Jill Konrath's "Selling to Big Companies" website is a must-read resource for anyone concerned with improving their sales performance. In a recent blog, Jill asked her readers to share their experiences of dealing with their prospect's perceptions of risk. It's a key challenge in today's risk-averse buying climate. Here's what I wrote:
Great question - and one that’s incredibly relevant in today’s market, where the avoidance of risk may well be the predominant emotion driving buying behaviour, and where so many buying journeys end in a decision to hold off and do nothing for the moment.
I’m speaking from the perspective of complex B2B buying processes, where it seems that having a strong ROI is not enough to win the prospect’s confidence. Successful vendors are having to prove that they offer the lowest risk of all possible alternatives, including - this is critically important - the decision to simply “do nothing”.
Sales people can’t hope to emerge as the lowest risk alternative through some last-minute slight-of-hand during the closing process. The foundations need to be built from the start of the buying process. Rather than diving in to premature (product) elaboration, when a prospect acknowledges an issue, the top sales performers I’ve been able to observe seize the opportunity to explore:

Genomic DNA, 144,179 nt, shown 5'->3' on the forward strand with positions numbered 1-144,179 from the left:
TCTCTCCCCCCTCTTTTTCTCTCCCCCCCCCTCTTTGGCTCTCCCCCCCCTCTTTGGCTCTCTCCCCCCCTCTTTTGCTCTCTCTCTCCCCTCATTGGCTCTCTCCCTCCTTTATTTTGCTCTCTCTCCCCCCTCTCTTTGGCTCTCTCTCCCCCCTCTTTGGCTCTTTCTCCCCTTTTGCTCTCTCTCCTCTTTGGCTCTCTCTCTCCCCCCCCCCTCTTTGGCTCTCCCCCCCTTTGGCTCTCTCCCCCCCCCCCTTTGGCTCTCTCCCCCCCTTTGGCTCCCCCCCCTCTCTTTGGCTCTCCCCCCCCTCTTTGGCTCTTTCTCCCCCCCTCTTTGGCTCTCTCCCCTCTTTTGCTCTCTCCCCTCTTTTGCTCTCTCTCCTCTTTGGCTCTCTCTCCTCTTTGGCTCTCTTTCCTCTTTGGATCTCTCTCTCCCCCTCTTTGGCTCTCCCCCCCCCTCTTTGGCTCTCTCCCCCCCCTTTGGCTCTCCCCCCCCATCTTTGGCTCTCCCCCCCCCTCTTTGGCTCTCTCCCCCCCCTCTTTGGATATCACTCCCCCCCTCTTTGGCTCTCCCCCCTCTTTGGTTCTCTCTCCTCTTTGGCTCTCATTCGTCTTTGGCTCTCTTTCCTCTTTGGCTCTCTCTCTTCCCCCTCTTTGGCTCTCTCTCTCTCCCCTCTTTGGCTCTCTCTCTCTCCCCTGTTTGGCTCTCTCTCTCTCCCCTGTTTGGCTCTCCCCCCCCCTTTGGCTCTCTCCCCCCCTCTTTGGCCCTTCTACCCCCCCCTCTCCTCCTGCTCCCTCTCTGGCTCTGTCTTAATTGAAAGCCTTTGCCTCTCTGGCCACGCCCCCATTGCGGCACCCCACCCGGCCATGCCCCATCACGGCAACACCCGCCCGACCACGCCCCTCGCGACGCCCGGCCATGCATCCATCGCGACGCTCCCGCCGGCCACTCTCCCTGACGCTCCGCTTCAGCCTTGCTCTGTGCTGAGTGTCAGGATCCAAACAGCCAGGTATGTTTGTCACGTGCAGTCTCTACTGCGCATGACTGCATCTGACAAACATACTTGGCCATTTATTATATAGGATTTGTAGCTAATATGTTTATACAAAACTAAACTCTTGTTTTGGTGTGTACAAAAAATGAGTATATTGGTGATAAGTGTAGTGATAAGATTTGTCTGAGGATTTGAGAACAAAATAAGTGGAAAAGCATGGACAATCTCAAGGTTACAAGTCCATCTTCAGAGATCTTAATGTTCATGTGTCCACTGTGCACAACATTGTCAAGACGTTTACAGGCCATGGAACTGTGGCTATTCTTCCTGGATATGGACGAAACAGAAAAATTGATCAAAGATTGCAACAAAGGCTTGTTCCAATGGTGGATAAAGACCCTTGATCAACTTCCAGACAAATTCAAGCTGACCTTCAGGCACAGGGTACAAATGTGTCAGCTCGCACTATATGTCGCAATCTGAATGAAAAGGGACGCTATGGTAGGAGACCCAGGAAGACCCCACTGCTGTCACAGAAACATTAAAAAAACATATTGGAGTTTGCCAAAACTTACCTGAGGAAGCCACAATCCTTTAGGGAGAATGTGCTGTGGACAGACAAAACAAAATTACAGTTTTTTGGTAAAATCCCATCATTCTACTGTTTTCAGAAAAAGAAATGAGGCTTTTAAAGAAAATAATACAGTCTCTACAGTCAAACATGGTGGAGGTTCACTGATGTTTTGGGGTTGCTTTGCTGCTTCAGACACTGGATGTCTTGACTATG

- What has caused the issue to become important at this point?
- Who else is likely to be affected by the issue?
- What would be the cost/impact of not dealing with the problem?
Handled well, these and similar questions can open the door to identifying and connecting with the other affected stakeholders early on in the sales process. Just as important, they can lay the foundation for helping the prospect identify the costs and consequences of not dealing with the problem.
In fact, I advise the clients I work with to think very hard about qualifying out opportunities where the prospect cannot easily articulate the consequences of inaction – because in today’s risk-averse climate they run the risk of doing all the hard work of eliminating the competition, and getting chosen, but not getting bought.
Vendors who are able to help their prospect clearly balance the benefits of solving the problem against the costs of doing nothing, and to present this to the financial approval process, will be in a much better position to address the risk issue – and will have truly earned their role as “trusted advisor”.
What's your experience? How importance is risk avoidance in your prospect's thinking? And how have you been able to help them alleviate the perceived risks in making a buying decision?